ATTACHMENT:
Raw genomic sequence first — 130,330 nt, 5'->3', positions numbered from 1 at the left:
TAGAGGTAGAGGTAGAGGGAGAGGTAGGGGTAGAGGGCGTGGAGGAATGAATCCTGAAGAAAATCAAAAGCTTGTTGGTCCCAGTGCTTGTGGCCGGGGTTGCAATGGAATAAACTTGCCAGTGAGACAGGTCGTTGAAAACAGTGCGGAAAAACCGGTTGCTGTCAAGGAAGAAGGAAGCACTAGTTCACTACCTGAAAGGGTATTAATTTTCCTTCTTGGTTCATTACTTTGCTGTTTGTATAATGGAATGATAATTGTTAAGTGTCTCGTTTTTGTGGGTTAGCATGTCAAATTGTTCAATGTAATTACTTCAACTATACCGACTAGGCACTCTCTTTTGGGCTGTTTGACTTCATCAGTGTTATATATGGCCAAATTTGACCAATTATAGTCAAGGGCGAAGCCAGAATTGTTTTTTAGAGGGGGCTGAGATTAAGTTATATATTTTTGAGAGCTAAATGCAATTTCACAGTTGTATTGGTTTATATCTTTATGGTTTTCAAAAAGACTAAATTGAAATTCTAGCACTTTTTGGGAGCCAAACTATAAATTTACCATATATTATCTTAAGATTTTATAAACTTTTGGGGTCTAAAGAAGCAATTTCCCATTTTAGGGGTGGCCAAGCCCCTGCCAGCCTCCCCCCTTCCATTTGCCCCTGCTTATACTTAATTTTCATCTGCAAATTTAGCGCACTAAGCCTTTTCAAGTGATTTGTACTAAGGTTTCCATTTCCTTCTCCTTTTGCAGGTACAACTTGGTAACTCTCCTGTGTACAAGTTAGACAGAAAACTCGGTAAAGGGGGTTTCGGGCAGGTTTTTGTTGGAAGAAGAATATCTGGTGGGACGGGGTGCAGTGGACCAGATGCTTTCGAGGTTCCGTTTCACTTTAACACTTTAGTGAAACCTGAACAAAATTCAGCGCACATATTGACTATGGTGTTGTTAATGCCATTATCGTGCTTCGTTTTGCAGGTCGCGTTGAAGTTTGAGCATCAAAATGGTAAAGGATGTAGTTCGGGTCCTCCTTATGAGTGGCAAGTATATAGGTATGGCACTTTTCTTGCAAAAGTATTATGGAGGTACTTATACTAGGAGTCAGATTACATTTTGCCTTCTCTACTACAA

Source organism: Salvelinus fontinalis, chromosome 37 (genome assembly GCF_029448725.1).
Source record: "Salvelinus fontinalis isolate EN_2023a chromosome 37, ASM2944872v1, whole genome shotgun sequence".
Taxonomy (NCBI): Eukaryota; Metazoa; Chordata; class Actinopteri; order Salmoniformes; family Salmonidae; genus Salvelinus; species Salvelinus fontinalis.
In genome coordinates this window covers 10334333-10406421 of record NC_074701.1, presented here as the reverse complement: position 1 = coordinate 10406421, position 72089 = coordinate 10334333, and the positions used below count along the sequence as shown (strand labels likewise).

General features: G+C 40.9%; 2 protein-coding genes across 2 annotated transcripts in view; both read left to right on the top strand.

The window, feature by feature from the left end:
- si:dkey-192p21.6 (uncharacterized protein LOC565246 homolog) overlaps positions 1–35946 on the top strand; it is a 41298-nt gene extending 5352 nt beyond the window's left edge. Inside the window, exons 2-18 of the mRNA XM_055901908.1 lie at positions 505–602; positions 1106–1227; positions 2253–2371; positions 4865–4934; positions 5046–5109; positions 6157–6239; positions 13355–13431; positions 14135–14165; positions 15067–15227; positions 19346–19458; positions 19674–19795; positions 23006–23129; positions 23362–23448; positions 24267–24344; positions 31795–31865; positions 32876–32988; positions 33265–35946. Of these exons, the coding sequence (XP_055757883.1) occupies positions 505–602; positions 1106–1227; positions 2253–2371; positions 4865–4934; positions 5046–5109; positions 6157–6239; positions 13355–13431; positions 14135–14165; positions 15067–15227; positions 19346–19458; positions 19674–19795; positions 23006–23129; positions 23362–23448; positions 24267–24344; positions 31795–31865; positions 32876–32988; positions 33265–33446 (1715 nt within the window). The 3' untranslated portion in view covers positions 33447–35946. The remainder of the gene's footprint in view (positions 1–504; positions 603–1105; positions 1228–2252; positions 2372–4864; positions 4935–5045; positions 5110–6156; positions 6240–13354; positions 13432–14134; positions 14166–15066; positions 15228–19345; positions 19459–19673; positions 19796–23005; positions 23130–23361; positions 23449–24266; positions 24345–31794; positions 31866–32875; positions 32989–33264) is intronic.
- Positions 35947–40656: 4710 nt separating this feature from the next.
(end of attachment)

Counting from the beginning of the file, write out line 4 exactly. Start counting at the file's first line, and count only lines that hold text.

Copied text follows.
Source record: "Salvelinus fontinalis isolate EN_2023a chromosome 37, ASM2944872v1, whole genome shotgun sequence".